Finally, grants and donations from private individuals, foundations, or organizations to the District Government are used to supplement District funding for mutually accepted policy goals. Like Federal grants, private grants and donations usually come with stipulations that are narrow in scope and go directly to the implementing agency such as the Public Schools. Agencies in the education cluster collectively received almost 39 percent of the total amount of private funding in FY18.[8] Figure 4 shows a breakdown of how much each agency cluster spent from private sources in FY18. Again, because of differing fiscal years and funding lifecycles, the District’s governmental activities by agency cluster and source of funding is specified through money spent in its public financial reports. The total money received from private sources in FY18 represented only 0.1 percent of the District’s total revenue received in that fiscal year.

Figure 4: Private Grants and Donations Spent by Agency Cluster in FY18

Note: Because of differing fiscal years and funding lifecycles, the District’s governmental activities by agency cluster and source of funding is specified through money spent in its public financial reports.

In future posts related to this series, we will discuss income taxes, property taxes, sales and excise taxes, the gross receipts tax and other taxes. This series, and the report behind it, focus on taxes levied in the District so Federal, private, and non-tax sources of revenue will no longer be discussed after this post. If you would like to see more of this kind of tax analysis, please visit the OCFO’s website at https://cfo.dc.gov/node/230872 for the full Tax Facts Visual Guide report.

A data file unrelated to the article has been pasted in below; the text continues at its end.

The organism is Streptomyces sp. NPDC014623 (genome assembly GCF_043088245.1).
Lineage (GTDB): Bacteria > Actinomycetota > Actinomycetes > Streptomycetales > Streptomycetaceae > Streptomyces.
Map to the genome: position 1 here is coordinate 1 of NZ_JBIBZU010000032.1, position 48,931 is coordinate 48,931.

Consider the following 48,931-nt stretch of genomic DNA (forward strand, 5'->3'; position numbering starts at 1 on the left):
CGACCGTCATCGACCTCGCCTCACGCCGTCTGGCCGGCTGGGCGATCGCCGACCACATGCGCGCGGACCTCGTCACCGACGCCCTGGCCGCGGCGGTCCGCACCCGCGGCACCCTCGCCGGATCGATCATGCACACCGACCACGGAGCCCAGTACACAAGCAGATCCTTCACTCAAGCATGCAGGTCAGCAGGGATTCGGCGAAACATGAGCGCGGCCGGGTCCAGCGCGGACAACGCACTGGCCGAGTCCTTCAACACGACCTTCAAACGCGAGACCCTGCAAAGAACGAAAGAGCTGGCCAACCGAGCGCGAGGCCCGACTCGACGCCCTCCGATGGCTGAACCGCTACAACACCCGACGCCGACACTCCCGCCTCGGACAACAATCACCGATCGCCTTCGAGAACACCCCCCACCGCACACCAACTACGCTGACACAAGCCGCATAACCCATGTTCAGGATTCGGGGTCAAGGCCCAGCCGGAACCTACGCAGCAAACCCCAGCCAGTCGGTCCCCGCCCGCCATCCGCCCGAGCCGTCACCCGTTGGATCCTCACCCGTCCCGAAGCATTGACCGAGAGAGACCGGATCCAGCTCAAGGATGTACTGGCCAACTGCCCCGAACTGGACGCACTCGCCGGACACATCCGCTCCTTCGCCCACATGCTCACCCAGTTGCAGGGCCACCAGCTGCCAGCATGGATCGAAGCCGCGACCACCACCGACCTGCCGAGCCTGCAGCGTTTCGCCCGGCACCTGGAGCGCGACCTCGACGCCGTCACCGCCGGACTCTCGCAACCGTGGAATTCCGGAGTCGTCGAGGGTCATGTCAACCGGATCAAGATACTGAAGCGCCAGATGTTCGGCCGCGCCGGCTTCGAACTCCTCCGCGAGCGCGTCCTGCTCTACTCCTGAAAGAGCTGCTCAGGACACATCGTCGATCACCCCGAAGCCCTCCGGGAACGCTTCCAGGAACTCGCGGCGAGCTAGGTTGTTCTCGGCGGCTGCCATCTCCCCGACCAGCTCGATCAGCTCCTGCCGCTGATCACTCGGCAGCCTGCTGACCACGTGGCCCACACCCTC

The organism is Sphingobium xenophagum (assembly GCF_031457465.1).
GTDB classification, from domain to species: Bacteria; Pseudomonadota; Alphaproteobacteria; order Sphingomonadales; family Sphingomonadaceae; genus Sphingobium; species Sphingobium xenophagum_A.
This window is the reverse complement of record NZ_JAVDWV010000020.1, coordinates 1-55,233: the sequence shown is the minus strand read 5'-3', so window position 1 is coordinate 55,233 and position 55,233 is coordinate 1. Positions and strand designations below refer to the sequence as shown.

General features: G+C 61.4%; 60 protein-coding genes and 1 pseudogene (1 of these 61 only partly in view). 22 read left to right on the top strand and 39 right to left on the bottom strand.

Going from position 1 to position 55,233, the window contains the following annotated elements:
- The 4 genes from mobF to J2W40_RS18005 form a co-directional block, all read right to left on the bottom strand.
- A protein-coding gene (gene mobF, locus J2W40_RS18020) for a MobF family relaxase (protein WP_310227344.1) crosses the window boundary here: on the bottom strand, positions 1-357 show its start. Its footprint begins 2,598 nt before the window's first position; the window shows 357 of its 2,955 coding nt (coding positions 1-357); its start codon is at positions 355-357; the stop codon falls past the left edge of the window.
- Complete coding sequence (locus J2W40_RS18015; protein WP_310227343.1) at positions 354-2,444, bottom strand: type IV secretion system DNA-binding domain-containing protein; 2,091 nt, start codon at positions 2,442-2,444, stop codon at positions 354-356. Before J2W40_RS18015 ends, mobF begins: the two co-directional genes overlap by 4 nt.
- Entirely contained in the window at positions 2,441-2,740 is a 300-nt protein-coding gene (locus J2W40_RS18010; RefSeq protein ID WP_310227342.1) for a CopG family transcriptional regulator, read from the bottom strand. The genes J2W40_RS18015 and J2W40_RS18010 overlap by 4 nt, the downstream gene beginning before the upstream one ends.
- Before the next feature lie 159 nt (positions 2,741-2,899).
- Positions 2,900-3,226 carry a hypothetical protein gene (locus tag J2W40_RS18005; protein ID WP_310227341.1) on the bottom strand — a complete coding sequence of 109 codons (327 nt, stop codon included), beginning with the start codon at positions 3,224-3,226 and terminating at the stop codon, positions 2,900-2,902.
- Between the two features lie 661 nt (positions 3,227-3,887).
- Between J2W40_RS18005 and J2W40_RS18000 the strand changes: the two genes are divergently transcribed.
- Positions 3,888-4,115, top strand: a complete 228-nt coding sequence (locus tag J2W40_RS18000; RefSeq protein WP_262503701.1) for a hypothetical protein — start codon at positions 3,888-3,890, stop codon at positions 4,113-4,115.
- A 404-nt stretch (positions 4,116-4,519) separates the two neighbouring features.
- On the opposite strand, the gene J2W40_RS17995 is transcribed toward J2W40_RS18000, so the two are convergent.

[1] D.C. Official Code § 47-401.

[2] Taylor, Yesim. “Land Value Tax: Can it Work in the District?” DC Policy Center, 21 Oct. 2019, https://www.dcpolicycenter.org/publications/land-value-tax/

[3] District of Columbia’s Government. (2019). FY 2020 Approved Budget and Financial Plan. Washington, DC: Office of the Chief Financial Officer.

[4] U.S. Bureau of Economic Analysis, Total Gross Domestic Product by Industry for District of Columbia, retrieved from FRED, Federal Reserve Bank of St. Louis; https://fred.stlouisfed.org/series/DCNQGSP, February 13, 2020.

[5] District of Columbia Comprehensive Annual Financial Report, Exhibit 2-d pg. 51, FY 2018

[6] DC CAFR, Exhibit D-2 Actuals, pg. 172-177, FY 2018

[7] The Center on Budget and Policy Priorities. “Federal Aid to State and Local Governments.” 19 April, 2018, https://www.cbpp.org/research/state-budget-and-tax/federal-aid-to-state-and-local-governments

[8] DC CAFR, Exhibit D-2 Actuals, pg. 172-177, FY 2018